Chip, chip, chip

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09/18/2020

Earlier this month, Managing Editor Theresa Flaherty and I were trying to piece together the latest developments in reimbursement relief and we were both getting pretty frustrated.

AAHomecare announced recently that the industry’s champions in the House of Representatives had introduced H.R. 8158, a bill that would eliminate the budget neutrality requirement for home oxygen therapy. The association says the House Energy and Commerce Committee requested that the provision be peeled away from the other provisions in H.R. 2771 – those other provisions being, making permanent the 50/50 blended reimbursement rates in rural areas and introducing a 75/25 blended reimbursement rate in non-rural, non-bid areas.

The committee chose to separate the budget neutrality provision, because it knew that the other provisions would weigh it down, especially since those other provisions are technically already in place through the end of the year (50/50) and through the PHE (75/25).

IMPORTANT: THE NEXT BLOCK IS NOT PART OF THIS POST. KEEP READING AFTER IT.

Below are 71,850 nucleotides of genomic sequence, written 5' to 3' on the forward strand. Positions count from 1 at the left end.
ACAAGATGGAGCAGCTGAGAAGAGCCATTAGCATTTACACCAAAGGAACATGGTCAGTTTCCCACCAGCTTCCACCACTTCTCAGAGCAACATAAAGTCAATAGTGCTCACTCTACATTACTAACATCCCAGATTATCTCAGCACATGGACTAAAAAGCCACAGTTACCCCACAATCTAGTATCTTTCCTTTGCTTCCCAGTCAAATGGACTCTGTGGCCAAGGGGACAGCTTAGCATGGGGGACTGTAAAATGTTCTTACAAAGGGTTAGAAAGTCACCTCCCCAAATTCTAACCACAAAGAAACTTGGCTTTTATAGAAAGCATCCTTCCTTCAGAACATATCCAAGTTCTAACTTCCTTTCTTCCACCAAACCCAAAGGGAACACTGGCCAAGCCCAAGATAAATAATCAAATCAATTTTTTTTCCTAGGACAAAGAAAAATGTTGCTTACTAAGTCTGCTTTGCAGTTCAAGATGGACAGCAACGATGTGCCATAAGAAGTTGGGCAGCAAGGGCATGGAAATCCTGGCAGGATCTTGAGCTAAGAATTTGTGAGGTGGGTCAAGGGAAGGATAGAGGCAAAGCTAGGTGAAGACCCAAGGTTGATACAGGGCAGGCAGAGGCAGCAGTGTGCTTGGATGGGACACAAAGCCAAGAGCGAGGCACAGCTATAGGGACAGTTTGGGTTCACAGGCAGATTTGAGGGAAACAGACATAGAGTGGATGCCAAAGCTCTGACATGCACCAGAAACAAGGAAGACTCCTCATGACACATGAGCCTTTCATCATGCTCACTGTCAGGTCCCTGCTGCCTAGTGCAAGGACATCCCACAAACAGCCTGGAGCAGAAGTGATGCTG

Where we got frustrated – besides keeping track of it all – was with this approach of chipping away at bad policy.

Industry stakeholders and their champions have become accustomed to this approach. The blended rates in and of themselves are an attempt to chip away at competitive bidding rates that are unsustainable, particularly in rural and non-rural, non bid areas.

Then take accessories for complex rehab wheelchairs. CMS did away with bid pricing for accessories for complex rehab power wheelchairs, but then the agency said its hands were tied when it came to manual wheelchairs because of a technicality. Stakeholders and their champions were able to pause bid pricing for accessories for complex rehab manual wheelchairs for 18 months – chip, chip, chip – and now they’re trying to make that permanent.

See, frustrating. 

But as Cara Bachenheimer told me, something is better than nothing, and in the case of the H.R. 8158, it’s a “huge step” to ameliorate a requirement that has created a “double dip” reduction in reimbursement for oxygen.

And it’s really a testament to stakeholders – not only AAHomecare, VGM, and state and regional associations, but also the providers that are making the calls and sending the emails – and their champions in Congress that we’re here. They won’t stop chipping away, breaking up bad policy until what’s left, when put back together, has some semblance of sustainability.